Coalitions, Alignments, and Interstate Alliances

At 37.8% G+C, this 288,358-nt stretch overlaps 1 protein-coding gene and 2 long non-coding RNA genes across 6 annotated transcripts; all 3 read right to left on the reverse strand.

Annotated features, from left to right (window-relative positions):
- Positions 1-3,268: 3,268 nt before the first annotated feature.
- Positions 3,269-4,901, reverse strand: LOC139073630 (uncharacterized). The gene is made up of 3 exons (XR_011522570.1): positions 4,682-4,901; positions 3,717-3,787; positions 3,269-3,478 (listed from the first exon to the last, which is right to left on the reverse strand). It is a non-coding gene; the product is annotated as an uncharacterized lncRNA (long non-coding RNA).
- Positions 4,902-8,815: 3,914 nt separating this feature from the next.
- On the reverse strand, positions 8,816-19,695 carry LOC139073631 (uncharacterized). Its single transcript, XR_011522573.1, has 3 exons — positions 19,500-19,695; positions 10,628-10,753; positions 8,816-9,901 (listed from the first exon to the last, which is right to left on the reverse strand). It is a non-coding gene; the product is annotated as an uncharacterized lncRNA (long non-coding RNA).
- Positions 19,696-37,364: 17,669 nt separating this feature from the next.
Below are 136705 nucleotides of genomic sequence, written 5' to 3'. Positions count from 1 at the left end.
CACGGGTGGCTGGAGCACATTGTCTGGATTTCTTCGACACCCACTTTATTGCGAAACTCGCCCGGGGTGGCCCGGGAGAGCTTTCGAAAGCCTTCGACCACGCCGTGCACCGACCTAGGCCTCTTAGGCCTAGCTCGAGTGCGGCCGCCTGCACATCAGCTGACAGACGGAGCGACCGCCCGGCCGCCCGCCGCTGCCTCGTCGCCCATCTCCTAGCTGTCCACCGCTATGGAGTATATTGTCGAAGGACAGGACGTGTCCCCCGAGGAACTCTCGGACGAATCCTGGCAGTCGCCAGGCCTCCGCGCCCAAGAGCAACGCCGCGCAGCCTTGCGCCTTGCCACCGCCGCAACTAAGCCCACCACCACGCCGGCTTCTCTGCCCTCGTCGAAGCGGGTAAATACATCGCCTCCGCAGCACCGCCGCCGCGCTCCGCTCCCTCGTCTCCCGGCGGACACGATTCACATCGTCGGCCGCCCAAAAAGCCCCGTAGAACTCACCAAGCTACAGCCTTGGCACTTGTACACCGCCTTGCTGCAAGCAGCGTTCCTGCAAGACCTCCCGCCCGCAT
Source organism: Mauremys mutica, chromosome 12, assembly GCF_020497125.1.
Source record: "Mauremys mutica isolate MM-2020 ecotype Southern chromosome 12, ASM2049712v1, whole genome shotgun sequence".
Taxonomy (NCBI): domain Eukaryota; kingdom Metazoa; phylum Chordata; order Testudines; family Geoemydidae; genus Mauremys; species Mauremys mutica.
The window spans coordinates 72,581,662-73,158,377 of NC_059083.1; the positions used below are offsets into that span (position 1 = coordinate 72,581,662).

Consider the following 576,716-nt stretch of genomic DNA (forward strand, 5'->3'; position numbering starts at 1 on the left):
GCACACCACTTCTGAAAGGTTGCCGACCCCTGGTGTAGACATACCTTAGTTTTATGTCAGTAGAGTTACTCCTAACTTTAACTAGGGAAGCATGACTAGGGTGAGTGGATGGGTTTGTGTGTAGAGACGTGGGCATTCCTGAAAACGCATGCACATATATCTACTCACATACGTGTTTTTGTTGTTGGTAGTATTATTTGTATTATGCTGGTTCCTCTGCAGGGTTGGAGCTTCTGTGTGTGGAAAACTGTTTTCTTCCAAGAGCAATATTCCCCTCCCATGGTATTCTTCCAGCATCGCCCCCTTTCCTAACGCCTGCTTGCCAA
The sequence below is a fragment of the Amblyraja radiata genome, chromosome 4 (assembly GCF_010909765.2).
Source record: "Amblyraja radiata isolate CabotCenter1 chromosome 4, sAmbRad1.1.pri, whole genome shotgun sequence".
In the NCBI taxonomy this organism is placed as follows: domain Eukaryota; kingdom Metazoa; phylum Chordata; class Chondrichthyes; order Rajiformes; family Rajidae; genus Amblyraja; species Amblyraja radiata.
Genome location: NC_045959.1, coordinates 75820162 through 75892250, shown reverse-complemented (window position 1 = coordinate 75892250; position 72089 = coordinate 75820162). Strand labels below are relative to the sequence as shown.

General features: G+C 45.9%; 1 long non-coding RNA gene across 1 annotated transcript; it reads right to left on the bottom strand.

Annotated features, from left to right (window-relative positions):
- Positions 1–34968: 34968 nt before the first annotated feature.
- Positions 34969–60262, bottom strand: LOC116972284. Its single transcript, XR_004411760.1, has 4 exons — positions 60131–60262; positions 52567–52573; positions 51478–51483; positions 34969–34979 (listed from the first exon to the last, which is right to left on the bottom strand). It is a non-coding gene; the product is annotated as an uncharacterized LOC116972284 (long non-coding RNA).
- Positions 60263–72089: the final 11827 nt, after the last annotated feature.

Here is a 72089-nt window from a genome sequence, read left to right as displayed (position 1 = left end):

Coalition theory has developed outside the field of international relations in the wake of game theory, in laboratory experiments, and in the study of government coalitions. Four parameters can be used to predict the formation and development of coalitions : the benefits sought by the players, the resources at their disposal, the non-utilitarian linkages between them, and the decision threshold to be reached. In the field of international relations, many studies have dealt with coalitions, alignments, and interstate alliances. They can be grouped into three schools of thought. First, there is the economic school where States are seen as seeking to maximize the benefits they gain from working together. Second, there is the power relationship school, with States forging alliances mainly for self-protection from external military threats. Finally, there is the structural school, less developed than the two other ones, which is based on the affinities, rivalries, or neutralities between States. The effects of alliances, in particular military ones, have been much debated. Some authors claim they are a factor for stability in the international System ; others claim the opposite. The research note concludes by suggesting there is a need to develop a truly political theory of alliances, one that could integrate theories more economic or sociological in nature.
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